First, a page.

Who Advanced the Cause of Education for African Americans in the Jim Crow South in Collaboration with Booker T. Washington?
“A great American saga of interracial cooperation” -Julian Bond, Civil Rights activist
“A touching bio about a selfless, self-made billionaire who’d probably prefer to be remembered as a tireless proponent of the notion that black lives matter” -Kam Williams, Baret News Syndicate
Influenced by the writings of the educator Booker T. Washington, Julius Rosenwald was a Jewish philanthropist who joined forces with African American communities during the Jim Crow South to build over 5,300 schools during the early part of the 20th century. Julius Rosenwald used his wealth to become one of America’s most effective philanthropists. Because of his modesty, Rosenwald’s philanthropy and social activism are not well-known today. He gave away $62 million in his lifetime – $850 million in today’s currency.
Rosenwald, the documentary film directed, written and produced by filmmaker Aviva Kempner, sheds light on this silent partner of the Pre-Civil Rights Movement. Rosenwald awarded fellowship grants to a who’s who of African American intellectuals and artists including Marian Anderson, James Baldwin, Julian Bond’s father Horace Mann Bond, Ralph Bunche, W. E. B. Du Bois, Katherine Dunham, Ralph Ellison, Langston Hughes, Zora Neale Hurston, Gordon Parks, Jacob Lawrence and Augusta Savage.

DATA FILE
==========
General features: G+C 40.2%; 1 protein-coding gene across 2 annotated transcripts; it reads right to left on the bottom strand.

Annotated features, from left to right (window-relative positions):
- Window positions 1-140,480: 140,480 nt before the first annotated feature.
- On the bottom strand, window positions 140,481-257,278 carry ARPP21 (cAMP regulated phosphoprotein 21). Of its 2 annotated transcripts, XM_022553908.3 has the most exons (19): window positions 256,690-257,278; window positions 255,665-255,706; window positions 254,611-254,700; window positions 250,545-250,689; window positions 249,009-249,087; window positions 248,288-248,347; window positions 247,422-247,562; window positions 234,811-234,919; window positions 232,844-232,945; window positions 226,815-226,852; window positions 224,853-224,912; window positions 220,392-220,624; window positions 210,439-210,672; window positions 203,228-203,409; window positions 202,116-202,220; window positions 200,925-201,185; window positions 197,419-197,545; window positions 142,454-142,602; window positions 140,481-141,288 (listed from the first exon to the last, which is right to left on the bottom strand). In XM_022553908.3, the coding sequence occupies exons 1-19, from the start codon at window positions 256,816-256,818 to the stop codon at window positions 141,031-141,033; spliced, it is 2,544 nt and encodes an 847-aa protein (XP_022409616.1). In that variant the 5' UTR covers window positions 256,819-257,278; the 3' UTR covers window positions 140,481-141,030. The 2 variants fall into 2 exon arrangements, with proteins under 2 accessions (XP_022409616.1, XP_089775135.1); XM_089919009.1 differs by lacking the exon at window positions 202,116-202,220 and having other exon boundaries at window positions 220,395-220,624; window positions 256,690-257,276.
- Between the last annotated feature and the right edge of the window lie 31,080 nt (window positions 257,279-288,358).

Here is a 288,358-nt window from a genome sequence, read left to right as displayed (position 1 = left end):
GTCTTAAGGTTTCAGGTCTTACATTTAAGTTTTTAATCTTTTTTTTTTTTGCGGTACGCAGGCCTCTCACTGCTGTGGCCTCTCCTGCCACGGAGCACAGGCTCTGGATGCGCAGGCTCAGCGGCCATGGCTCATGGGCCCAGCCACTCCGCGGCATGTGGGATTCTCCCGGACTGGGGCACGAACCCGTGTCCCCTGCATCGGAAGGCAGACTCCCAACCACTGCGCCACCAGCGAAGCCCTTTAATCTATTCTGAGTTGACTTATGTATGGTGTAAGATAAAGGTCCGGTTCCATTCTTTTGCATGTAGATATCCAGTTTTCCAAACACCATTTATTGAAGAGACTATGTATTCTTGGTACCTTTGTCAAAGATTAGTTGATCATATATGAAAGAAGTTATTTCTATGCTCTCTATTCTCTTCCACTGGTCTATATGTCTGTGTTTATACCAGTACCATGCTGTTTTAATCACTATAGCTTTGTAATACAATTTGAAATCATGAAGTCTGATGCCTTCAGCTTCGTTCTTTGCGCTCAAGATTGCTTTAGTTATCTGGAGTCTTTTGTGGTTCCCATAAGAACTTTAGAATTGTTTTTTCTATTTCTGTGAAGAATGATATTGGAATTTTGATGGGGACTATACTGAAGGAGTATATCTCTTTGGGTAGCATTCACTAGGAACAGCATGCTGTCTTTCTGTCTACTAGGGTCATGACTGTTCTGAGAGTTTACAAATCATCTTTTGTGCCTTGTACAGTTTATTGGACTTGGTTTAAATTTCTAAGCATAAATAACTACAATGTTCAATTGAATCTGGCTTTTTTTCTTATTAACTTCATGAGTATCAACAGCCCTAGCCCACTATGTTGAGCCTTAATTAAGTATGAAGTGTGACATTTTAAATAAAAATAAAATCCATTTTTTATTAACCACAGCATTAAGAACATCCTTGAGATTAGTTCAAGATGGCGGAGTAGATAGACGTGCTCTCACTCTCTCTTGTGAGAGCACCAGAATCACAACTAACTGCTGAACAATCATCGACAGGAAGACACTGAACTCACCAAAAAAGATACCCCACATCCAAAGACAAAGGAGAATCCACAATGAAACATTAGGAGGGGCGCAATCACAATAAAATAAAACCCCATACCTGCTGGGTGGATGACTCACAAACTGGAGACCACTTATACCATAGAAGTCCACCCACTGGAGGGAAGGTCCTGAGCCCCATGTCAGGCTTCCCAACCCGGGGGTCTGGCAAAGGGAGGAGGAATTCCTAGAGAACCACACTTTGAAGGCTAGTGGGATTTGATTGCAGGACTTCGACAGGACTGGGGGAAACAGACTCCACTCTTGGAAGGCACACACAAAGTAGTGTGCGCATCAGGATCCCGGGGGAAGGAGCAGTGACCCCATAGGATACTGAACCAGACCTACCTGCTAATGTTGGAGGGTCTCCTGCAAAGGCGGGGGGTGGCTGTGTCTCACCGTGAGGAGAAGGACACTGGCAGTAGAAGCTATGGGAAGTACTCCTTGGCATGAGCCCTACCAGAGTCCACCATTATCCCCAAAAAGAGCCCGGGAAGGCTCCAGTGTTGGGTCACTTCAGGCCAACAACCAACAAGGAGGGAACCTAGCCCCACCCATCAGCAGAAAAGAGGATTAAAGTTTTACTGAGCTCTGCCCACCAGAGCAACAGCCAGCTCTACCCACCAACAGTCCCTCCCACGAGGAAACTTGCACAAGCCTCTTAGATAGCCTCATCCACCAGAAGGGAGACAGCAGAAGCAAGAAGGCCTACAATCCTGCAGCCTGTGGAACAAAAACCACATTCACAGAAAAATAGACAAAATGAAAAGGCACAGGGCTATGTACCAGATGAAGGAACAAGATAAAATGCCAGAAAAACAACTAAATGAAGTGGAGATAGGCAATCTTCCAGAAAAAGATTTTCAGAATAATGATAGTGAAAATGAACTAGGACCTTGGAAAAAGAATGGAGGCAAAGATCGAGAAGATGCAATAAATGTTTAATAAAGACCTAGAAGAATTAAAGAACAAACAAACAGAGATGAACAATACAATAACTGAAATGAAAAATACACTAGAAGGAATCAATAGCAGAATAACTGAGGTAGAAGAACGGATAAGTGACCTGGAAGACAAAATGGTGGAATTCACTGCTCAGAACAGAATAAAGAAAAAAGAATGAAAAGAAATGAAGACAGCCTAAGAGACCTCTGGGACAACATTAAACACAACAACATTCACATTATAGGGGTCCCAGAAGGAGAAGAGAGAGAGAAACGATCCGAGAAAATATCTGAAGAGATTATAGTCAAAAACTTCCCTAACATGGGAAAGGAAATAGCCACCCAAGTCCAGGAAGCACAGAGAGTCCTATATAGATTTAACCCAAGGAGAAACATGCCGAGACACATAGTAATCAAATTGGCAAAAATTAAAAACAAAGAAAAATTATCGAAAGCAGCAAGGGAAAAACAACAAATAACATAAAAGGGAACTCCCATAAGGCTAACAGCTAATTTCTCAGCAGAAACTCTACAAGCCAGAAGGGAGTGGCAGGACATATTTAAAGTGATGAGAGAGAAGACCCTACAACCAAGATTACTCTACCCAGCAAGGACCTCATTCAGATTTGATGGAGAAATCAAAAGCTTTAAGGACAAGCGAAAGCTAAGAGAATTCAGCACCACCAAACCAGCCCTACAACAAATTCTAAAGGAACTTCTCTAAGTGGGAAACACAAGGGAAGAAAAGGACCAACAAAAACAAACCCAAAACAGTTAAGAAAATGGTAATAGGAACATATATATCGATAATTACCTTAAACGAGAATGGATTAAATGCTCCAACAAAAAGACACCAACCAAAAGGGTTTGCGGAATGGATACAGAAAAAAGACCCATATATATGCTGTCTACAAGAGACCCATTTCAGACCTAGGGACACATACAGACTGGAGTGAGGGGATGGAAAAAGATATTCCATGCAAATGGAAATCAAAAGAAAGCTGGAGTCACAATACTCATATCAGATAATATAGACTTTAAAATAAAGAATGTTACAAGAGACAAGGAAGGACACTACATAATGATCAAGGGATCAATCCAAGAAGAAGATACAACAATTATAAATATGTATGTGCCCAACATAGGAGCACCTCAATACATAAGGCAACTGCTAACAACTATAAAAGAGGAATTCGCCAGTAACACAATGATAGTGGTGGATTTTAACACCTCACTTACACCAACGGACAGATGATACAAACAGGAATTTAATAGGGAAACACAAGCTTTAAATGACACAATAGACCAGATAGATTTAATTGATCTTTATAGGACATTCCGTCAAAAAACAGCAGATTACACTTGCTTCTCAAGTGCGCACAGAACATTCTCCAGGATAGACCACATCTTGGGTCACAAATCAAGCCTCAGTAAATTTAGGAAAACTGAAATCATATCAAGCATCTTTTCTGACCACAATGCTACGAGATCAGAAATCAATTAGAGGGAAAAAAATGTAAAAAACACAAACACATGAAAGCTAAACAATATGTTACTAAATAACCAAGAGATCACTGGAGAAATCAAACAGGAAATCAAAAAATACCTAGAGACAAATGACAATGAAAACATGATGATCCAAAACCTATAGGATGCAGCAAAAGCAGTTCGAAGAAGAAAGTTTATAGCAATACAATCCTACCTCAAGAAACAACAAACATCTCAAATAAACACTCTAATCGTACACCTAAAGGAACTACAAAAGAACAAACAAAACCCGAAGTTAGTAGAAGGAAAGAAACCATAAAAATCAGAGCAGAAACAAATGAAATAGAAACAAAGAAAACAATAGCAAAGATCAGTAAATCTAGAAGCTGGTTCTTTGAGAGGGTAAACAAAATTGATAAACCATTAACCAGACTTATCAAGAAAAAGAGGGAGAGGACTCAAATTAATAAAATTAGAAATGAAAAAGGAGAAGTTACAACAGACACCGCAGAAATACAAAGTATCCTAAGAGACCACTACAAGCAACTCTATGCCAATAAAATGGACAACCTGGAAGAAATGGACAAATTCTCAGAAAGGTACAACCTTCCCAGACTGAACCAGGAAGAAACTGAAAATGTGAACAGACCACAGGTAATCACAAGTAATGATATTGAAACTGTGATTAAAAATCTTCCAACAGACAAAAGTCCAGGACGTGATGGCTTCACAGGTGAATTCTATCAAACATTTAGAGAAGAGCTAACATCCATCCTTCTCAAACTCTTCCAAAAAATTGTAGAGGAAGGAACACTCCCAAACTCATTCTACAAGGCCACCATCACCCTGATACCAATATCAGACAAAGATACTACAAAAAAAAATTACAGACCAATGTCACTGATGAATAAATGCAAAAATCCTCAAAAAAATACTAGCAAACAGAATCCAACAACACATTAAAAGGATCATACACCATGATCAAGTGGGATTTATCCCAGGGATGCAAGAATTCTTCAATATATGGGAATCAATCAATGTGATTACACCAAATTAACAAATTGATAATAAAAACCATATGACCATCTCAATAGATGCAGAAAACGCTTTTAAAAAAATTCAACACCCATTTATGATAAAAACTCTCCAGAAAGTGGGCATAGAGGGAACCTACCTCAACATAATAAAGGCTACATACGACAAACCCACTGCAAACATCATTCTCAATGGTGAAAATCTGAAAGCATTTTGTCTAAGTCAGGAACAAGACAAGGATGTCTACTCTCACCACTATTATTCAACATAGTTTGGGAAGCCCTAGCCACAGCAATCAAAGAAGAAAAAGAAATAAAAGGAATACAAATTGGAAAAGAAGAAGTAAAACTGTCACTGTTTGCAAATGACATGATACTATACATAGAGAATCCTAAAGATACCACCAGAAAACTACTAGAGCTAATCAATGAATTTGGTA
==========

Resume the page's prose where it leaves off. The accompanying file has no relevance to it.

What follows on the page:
A list of prominent alumni and educators who attended the Rosenwald Schools includes: Tony Award winning playwright George Wolfe, poet Maya Angelou, U.S. Representative John Lewis, Pulitzer Prize winner Eugene Robinson and relatives of Loretta Lynch (US Attorney General) and Anita Hill.
Augusta Savage: A legend in African American art history – A campaign has started to recreate her famous sculpture, “The Harp” which appeared at the 1939 New York World’s Fair and was destroyed at the Fair’s end.
Rosenwald and the NAACP: An example of positive relations between the African American and Jewish communities.
Booker T. Washington and W.E.B Du Bois
Julian Bond and Voting Rights in Washington DC
Legacy of Black Architects at Tuskegee
“I was most impressed hearing how Rosenwald partnered with educator Booker T. Washington and African-American communities in the South to build over 5,000 schools to improve the very meager education provided in the early 20th century Jim Crow South,” says Aviva Kempner.
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